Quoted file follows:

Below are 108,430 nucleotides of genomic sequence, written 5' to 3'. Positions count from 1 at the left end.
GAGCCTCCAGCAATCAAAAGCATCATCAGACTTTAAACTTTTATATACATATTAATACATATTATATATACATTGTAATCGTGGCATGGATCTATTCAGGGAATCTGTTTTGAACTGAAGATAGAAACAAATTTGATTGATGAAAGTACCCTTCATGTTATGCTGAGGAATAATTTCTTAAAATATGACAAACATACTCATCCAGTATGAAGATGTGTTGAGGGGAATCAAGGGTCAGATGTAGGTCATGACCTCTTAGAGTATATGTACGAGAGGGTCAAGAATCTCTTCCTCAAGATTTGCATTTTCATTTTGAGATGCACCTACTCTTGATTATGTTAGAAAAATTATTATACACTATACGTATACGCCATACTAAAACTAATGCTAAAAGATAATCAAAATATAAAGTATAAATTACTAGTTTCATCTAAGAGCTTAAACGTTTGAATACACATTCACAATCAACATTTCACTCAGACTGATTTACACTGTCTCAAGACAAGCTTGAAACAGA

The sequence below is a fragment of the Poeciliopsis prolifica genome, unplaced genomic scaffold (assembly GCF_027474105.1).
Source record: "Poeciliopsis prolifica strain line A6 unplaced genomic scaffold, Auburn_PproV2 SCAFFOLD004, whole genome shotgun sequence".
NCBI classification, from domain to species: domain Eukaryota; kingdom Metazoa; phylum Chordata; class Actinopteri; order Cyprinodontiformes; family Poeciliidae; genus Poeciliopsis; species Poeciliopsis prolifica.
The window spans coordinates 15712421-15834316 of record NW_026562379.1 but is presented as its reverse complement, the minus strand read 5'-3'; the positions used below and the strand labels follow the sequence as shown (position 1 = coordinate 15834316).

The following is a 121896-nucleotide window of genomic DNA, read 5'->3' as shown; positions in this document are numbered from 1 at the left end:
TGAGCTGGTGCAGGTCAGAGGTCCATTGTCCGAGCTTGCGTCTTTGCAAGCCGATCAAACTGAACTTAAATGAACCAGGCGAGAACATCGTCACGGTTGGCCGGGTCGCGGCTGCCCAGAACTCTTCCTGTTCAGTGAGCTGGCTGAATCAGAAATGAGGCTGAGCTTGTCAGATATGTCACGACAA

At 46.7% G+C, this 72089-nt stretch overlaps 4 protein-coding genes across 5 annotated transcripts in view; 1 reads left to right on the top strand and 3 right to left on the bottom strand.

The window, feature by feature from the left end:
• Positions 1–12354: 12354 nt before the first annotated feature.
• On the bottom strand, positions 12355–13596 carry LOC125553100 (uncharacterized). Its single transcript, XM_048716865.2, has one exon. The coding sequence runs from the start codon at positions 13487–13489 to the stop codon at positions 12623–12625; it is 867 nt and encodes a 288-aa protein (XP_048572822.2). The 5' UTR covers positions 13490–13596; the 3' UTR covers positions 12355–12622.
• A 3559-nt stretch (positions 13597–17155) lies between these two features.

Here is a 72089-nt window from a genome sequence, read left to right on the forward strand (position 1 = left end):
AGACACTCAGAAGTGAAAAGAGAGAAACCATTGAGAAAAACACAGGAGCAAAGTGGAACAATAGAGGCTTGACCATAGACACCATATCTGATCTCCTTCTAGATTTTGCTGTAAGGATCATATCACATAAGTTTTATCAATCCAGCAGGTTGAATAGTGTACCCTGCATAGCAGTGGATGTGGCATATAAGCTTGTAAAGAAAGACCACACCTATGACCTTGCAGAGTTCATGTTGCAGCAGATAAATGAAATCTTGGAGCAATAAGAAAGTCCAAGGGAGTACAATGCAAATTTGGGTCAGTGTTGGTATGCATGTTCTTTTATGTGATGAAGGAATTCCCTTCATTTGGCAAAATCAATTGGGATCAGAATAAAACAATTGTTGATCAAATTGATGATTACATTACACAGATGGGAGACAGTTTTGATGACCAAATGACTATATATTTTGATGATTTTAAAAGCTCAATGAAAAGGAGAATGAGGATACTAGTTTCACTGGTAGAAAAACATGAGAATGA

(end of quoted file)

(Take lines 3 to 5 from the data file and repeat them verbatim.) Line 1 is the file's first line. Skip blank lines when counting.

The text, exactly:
The sequence below is a fragment of the Poeciliopsis prolifica genome, unplaced genomic scaffold (assembly GCF_027474105.1).
Source record: "Poeciliopsis prolifica strain line A6 unplaced genomic scaffold, Auburn_PproV2 SCAFFOLD004, whole genome shotgun sequence".
NCBI classification, from domain to species: domain Eukaryota; kingdom Metazoa; phylum Chordata; class Actinopteri; order Cyprinodontiformes; family Poeciliidae; genus Poeciliopsis; species Poeciliopsis prolifica.